Like my plant and garden knowledge, my knowledge of birds is limited, but it doesn't matter in WIngate's books as she does a great job of weaving in information about her subjects in a way that is interesting and fun to read. I want to visit Smeaton-under-Lyme--it sounds like the perfect English estate and village so I hope that it is explored more in future books in this series. Julia and Michael have good chemistry, and the supporting characters--especially Rubert, Julia's boss, Lord "Call me Linus" Fotheringill, and her assistant and supportive friend Vesta, are all engaging. It's a cozy mystery, so nothing too taxing here, but Wingate throws in a few plot twists and turns. A great curl-up-with-a-cuppa book, and a fun start to a new series.
Author Notes: Marty Wingate is the author of The Garden Plot and The Red Book of Primrose House, and a regular contributor to Country Gardens as well as other magazines. She also leads gardening tours throughout England, Scotland, Ireland, France, and North America. More Birds of a Feather mysteries are planned.
There is some food in The Rhyme of the Magpie, although it isn't central. It seems like Julia was often grabbing sandwiches; packaged to go, tea sandwiches, and sometimes cheese toasties (the UK equivalent to grilled cheese). Plenty of tea and biscuits were consumed. (Julia prefers the "too ordinary" malted milk and her boss likes bourbon creams.) Nuala's Tea Room in the village serves a variety of cakes, scones and puddings--Dundee cake, Battenberg, sticky toffee pudding, blackberry sponge, and Julia's favorite, a chocolate layer cake with thick frosting. Julia and Michael enjoy a fish dinner (sole and mackerel respectively) with goat cheese salads with balsamic dressing. She later cooks a dinner of steak, jacket potatoes and salad for him and he brings her a box of Belgian chocolates for dessert.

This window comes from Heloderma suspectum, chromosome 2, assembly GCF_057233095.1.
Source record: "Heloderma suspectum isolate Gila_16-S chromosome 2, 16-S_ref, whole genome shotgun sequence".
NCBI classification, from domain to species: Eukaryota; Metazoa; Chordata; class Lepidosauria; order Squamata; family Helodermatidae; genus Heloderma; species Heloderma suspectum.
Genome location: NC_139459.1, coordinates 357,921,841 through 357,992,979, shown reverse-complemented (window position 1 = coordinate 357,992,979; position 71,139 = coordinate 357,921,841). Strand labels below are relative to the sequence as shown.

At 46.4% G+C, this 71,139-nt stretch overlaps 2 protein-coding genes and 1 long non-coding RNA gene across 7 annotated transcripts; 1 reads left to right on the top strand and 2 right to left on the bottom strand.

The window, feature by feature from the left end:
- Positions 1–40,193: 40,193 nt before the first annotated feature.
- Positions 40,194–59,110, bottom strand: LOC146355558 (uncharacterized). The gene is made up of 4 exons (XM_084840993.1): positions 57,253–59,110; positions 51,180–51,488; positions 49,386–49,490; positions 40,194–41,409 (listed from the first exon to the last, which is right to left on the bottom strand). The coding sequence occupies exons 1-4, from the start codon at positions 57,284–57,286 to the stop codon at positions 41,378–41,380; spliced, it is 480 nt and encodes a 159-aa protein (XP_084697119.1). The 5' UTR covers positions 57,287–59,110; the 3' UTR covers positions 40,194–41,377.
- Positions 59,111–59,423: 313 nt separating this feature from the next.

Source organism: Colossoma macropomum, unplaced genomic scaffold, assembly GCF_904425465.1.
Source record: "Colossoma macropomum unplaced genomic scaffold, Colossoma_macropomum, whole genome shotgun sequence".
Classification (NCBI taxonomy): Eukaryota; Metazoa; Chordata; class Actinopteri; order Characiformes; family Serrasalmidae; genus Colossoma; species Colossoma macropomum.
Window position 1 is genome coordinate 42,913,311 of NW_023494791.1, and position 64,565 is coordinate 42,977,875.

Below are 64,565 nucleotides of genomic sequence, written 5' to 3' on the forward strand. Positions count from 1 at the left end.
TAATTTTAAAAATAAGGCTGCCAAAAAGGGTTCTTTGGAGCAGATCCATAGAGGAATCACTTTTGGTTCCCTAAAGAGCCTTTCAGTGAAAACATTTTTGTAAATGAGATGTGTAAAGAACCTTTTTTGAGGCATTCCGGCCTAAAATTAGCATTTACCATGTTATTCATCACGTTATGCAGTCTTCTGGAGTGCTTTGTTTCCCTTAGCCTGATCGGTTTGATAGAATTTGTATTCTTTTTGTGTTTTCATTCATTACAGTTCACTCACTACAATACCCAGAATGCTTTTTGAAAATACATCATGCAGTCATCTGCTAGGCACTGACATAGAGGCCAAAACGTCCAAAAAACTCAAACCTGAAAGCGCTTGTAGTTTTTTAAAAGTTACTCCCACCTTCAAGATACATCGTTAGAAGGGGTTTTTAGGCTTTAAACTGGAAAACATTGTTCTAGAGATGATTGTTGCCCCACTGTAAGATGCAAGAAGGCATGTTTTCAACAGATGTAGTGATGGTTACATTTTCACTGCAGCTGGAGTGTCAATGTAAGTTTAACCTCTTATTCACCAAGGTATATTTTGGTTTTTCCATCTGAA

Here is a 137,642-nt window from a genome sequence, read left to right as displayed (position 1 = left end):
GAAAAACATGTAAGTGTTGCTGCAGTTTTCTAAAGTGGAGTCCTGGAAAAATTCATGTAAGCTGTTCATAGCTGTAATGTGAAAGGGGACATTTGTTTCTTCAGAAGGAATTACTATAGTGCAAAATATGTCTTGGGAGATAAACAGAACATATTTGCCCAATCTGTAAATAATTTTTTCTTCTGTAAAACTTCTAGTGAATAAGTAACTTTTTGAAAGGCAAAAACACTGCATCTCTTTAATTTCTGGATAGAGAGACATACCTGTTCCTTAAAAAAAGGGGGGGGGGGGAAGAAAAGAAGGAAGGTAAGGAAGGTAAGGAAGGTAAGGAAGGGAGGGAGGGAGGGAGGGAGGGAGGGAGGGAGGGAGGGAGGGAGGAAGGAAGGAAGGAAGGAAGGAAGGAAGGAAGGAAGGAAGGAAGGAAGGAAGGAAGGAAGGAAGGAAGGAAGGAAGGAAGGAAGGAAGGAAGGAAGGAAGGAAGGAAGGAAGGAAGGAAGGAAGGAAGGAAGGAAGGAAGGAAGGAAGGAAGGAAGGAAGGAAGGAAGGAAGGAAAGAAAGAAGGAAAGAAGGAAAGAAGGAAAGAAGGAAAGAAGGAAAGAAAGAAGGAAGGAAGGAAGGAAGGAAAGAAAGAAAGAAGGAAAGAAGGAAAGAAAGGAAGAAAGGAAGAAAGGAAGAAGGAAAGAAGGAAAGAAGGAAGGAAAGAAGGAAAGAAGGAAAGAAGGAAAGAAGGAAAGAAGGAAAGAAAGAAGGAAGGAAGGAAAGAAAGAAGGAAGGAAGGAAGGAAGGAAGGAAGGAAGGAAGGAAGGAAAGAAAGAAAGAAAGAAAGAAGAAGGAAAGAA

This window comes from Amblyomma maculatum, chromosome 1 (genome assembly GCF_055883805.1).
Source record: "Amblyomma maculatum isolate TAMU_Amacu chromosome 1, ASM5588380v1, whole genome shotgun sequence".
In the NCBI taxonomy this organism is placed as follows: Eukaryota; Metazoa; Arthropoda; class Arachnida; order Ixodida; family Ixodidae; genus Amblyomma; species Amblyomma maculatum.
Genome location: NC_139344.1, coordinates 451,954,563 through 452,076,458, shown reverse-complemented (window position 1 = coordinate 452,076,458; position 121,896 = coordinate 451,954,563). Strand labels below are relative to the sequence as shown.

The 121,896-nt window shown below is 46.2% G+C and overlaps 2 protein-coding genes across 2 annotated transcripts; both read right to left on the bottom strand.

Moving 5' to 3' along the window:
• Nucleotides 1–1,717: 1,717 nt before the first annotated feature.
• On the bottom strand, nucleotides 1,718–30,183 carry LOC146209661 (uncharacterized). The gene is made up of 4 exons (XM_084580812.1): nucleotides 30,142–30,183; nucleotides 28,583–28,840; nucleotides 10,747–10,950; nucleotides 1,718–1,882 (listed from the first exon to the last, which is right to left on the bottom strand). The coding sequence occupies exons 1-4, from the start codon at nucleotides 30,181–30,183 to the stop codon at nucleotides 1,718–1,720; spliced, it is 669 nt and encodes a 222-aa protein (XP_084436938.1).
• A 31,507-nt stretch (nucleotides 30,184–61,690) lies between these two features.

For my book-inspired dish, I decided to combine Julia's fondness for chocolate with the toasties and make a grilled cheese sandwich with chocolate and Brie. The bread is a seeded whole grain in a nod to the many feathered friends featured in the book. You could enjoy this toastie as a snack, dessert or even a quick breakfast.
Chocolate & Brie Toastie
by Deb, Kahakai Kitchen
2 slices sandwich bread of choice
2 oz Brie, sliced thinly
2 oz dark chocolate of choice, chopped into small pieces
Lightly butter both sides of the bread slices and place brie on cheese on 1 slice of the bread. Scatter the pieces of dark chocolate on top of the cheese and top with the remaining slice of bread. Place sandwich in a heated grill pan or panini grill and toast until bread is toasted and chocolate and cheese are melty.
Serve immediately and enjoy!
Notes/Results: Creamy brie, dark chocolate oozing out of toasty buttery bread, it's a sandwich... it's dessert... it's just kind of wonderful. The slight bitterness of the dark chocolate cuts through the creaminess of the brie really well, so use dark chocolate or at least bittersweet for this one. I thought the sandwich paired nicely with salt and pepper chips (or crisps if we are sticking with the British theme), or try a fruit salad or green salad to contrast. I would make this again.
Note: A review copy of "The Rhyme of the Magpie" was provided to me by the publisher and TLC Book Tours in return for a fair and honest review. I was not compensated for this review and as always my thoughts and opinions are my own.
You can see the stops for the rest of this Book Tour and what other reviewers thought about the book here.
This TLC Book Tour includes a Rafflecopter giveaway for an eBook copy of The Rhyme of the Magpie, as well as and an eGift Card to the eBook retailer of your choice! You can enter below for your chances to win.